Characteristics of the 32 ICUs That Completed Physician, Nurse, Patient, and Relative Questionnaires

Table 2.

Characteristics of ICU Physicians and Nurses

Fig. 2.

Flow of questionnaire responses for all participating centers. ICU = intensive care unit; NIV = noninvasive ventilation.

Fig. 2.

Flow of questionnaire responses for all participating centers. ICU = intensive care unit; NIV = noninvasive ventilation.

Close modal

Twenty ICUs returned completed questionnaires for 396 patients (simplified acute physiology score II 36 [28 to 42]) and 145 relatives (fig. 2). Main patient and relative characteristics are described in table 3. Briefly, 57% of patients who survived NIV were male and received NIV for a median of 2 (1 to 5) days for acute on chronic respiratory failure (67%) or de novo acute respiratory failure (33%). NIV was provided without sedation or opioid infusion in all centers. Thirty-two percent had previously experienced NIV, and 22% had been intubated before this ICU stay.

Table 3.

Characteristics of Patients and Their Relatives

### Perception of NIV in Caregivers, Patients, and Relatives

Noninvasive ventilation perceptions among ICU physicians, nurses, patients, and their relatives are reported in figure 3 (also see Supplemental Digital Content, table 1, http://links.lww.com/ALN/B272), which shows major discrepancies between categories, as nurses generally reported more negative feelings and more frequently regretted providing NIV than other categories (P < 0.05), despite strong recognition of its efficacy (fig. 3). By contrast, relatives were poorly convinced about the efficacy of NIV (“NIV is an effective treatment”). Although only 56% of physicians and 32% of nurses had ever tried NIV on themselves, NIV was more frequently considered to be a stressful treatment (“do you think NIV is a stressful treatment?”) or a traumatic experience (“do you think NIV is traumatic experience?”) by caregivers than by patients and relatives (P < 0.05). Although all included patients were discharged from the ICU after receiving NIV (i.e., study design), 34% of patients and 25% of their relatives reported regrets about having received NIV versus having received simple oxygen therapy or having been intubated (i.e., score greater than 1).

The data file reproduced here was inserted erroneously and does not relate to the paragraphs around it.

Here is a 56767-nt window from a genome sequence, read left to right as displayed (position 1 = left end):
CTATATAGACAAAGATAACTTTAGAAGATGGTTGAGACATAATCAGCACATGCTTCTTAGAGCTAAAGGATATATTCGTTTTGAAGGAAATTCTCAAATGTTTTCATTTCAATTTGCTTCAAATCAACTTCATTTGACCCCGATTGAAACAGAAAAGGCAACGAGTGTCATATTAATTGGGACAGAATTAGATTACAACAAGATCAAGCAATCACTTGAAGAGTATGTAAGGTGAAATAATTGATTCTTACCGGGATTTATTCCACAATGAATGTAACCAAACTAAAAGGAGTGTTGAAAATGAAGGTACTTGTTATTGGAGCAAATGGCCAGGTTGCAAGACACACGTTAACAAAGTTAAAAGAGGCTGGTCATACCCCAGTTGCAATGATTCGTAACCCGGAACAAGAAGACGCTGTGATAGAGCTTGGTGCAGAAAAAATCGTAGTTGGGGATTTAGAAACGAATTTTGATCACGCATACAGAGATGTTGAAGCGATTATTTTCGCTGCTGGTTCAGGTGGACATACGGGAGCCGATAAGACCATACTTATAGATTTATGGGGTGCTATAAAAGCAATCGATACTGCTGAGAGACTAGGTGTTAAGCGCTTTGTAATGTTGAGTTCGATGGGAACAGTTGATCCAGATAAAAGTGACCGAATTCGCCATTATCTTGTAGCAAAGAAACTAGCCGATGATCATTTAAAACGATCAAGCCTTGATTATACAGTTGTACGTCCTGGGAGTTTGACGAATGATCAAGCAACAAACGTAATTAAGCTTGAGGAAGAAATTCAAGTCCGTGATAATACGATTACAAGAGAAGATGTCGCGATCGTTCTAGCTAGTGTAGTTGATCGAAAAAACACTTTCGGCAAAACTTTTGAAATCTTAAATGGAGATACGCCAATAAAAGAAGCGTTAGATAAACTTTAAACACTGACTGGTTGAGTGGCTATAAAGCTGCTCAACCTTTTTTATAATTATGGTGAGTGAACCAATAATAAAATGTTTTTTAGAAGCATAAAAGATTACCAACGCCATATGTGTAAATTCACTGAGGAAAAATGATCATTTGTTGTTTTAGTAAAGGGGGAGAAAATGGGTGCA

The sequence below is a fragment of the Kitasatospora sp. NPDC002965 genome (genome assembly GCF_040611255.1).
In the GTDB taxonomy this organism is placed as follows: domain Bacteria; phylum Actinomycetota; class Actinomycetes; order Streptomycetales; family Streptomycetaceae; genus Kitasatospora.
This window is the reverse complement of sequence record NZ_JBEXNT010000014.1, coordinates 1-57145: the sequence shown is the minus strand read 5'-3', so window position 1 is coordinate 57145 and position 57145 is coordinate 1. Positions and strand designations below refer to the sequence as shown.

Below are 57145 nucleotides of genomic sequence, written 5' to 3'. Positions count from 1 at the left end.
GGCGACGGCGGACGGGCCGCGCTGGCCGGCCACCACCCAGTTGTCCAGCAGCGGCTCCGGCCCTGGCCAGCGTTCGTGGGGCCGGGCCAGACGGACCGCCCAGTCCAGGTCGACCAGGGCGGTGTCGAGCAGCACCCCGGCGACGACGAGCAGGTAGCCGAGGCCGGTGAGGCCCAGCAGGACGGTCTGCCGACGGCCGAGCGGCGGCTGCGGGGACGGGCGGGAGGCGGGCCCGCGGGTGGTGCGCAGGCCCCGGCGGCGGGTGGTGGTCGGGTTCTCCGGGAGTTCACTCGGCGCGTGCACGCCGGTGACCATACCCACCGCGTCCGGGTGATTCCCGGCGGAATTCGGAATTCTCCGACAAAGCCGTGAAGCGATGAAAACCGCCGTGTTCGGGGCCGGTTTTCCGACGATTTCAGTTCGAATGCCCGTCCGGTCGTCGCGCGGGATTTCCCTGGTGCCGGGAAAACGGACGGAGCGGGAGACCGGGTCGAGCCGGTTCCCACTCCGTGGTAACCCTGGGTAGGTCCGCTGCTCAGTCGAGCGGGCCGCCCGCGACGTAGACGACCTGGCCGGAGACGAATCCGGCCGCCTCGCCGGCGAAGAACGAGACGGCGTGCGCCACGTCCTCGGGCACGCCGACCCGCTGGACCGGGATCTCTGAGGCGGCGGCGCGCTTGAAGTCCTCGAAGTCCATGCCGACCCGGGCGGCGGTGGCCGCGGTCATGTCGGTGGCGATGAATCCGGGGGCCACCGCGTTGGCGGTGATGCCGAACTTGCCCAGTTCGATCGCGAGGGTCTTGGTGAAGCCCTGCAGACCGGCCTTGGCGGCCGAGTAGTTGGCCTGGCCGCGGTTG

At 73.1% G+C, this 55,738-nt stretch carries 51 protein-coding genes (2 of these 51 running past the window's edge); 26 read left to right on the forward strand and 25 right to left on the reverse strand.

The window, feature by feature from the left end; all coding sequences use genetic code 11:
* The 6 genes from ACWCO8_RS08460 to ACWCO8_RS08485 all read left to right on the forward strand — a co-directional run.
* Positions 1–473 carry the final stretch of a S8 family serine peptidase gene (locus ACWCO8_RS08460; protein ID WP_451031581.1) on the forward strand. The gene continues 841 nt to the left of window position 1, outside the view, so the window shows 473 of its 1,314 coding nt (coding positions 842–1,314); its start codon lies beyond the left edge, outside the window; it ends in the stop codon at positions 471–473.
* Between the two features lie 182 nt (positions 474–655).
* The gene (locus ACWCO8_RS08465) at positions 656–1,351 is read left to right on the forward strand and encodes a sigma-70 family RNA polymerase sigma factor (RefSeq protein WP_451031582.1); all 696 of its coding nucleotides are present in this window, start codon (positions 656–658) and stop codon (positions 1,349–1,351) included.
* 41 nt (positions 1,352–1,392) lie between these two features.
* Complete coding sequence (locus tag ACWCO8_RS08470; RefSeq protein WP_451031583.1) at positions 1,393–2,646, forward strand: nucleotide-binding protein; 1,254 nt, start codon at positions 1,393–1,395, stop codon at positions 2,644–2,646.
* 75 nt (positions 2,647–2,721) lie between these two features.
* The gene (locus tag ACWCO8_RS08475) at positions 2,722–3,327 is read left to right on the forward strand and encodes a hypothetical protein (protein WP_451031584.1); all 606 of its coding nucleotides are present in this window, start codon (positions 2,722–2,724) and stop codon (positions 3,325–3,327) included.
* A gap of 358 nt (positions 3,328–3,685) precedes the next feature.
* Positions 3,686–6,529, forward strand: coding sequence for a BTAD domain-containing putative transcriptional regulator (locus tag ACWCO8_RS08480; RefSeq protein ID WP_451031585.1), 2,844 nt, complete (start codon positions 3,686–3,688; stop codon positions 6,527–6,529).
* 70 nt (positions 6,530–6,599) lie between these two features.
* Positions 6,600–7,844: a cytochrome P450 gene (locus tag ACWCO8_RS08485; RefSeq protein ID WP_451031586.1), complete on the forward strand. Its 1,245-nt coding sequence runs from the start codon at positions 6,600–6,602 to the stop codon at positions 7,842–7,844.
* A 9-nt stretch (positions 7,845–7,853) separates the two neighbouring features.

Fig. 3.

Discrepancies of noninvasive ventilation (NIV) perceptions among intensive care unit (ICU) physicians, ICU nurses, patients, and their relatives. All items were scored on a scale from 1 to 10 (with “1” corresponding to “not at all” and “10” corresponding to “yes extremely”). *P < 0.05 with ICU physicians; £P < 0.05 with nurses; $P < 0.05 with patients. aData were obtained on 172 (56%) ICU physicians who have previously tried NIV. bData were obtained on 236 (32%) nurses who have previously tried NIV. Fig. 3. Discrepancies of noninvasive ventilation (NIV) perceptions among intensive care unit (ICU) physicians, ICU nurses, patients, and their relatives. All items were scored on a scale from 1 to 10 (with “1” corresponding to “not at all” and “10” corresponding to “yes extremely”). *P < 0.05 with ICU physicians; £P < 0.05 with nurses;$P < 0.05 with patients. aData were obtained on 172 (56%) ICU physicians who have previously tried NIV. bData were obtained on 236 (32%) nurses who have previously tried NIV.